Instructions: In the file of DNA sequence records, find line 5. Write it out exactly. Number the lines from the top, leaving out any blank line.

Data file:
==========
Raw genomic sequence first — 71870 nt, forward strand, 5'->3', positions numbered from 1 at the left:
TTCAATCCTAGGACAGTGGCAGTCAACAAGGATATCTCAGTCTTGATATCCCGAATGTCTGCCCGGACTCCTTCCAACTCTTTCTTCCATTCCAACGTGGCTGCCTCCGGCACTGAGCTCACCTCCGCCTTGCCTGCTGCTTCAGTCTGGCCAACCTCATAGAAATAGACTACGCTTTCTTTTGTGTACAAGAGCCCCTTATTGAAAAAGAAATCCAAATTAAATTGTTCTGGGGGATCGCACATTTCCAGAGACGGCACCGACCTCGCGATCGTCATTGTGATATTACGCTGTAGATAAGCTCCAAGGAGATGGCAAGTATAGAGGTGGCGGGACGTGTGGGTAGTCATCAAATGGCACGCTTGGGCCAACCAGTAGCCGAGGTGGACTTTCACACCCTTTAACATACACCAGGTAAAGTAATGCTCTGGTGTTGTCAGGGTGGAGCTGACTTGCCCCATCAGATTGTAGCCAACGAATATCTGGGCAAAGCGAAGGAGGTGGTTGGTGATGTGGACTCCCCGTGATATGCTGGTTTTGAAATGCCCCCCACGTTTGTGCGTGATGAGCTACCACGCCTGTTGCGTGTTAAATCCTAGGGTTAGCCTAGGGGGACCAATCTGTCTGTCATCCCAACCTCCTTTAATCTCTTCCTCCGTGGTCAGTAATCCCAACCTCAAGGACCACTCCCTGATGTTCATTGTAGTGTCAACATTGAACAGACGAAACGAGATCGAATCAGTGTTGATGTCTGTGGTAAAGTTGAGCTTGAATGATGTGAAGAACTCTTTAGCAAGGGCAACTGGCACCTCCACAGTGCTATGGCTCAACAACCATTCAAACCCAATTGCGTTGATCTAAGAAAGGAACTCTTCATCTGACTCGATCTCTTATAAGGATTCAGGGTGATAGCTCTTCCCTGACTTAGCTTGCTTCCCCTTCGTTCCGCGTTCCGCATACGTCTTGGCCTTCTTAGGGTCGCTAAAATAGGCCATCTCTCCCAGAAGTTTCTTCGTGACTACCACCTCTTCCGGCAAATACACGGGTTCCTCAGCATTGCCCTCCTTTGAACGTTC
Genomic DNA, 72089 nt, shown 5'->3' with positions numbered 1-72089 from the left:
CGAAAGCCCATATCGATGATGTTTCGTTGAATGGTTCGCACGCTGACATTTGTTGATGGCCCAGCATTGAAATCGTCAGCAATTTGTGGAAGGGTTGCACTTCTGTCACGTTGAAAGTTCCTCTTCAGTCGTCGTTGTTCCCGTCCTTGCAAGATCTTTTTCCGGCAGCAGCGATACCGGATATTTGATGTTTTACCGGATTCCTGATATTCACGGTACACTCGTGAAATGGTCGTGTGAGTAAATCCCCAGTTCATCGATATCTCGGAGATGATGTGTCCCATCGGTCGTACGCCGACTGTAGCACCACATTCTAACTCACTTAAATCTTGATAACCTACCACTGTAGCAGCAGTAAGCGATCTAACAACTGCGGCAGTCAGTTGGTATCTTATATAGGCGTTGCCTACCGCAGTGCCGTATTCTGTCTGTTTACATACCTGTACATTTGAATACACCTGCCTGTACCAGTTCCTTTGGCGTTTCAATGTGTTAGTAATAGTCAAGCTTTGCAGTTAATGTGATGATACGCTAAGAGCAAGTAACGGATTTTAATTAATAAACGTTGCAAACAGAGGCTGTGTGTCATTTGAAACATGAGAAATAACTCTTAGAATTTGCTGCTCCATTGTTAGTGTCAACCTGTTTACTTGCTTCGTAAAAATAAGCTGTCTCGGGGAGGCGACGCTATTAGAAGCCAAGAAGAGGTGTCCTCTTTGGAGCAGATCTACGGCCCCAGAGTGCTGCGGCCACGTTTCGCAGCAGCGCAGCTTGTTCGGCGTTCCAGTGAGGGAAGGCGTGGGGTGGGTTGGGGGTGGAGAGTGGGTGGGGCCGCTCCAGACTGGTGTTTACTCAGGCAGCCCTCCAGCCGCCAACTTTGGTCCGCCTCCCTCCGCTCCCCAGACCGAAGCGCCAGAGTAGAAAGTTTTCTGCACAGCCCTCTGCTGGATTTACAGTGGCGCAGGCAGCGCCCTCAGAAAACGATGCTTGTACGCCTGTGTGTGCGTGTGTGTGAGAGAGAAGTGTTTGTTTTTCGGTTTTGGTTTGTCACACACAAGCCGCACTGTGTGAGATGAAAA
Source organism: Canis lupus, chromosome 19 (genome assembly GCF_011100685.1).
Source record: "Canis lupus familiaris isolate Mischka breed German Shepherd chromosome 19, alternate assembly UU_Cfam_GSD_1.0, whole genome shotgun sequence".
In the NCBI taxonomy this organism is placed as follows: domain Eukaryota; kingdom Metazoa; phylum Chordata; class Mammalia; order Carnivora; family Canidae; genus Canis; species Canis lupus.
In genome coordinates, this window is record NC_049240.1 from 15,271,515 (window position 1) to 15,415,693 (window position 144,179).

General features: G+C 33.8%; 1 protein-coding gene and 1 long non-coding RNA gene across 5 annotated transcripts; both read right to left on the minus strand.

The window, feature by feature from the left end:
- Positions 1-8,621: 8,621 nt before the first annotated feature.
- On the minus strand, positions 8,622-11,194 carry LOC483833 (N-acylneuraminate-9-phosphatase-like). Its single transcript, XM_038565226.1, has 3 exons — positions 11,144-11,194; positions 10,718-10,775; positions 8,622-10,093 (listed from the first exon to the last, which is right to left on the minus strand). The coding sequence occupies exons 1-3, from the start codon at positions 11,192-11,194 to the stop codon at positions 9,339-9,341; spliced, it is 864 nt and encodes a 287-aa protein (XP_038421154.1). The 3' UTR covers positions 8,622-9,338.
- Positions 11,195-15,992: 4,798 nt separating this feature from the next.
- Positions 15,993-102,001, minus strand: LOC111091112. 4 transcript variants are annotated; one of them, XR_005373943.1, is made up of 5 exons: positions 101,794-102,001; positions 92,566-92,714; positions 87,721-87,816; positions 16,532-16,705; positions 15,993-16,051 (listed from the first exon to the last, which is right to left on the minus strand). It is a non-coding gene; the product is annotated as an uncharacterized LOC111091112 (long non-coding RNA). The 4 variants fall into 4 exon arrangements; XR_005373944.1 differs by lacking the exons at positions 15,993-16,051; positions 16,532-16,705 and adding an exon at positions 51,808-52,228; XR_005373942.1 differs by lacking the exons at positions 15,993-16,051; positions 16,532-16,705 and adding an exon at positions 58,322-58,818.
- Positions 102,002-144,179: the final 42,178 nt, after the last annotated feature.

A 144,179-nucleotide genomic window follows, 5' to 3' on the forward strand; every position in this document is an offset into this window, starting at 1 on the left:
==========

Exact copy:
Source organism: Canis lupus, chromosome 19 (genome assembly GCF_011100685.1).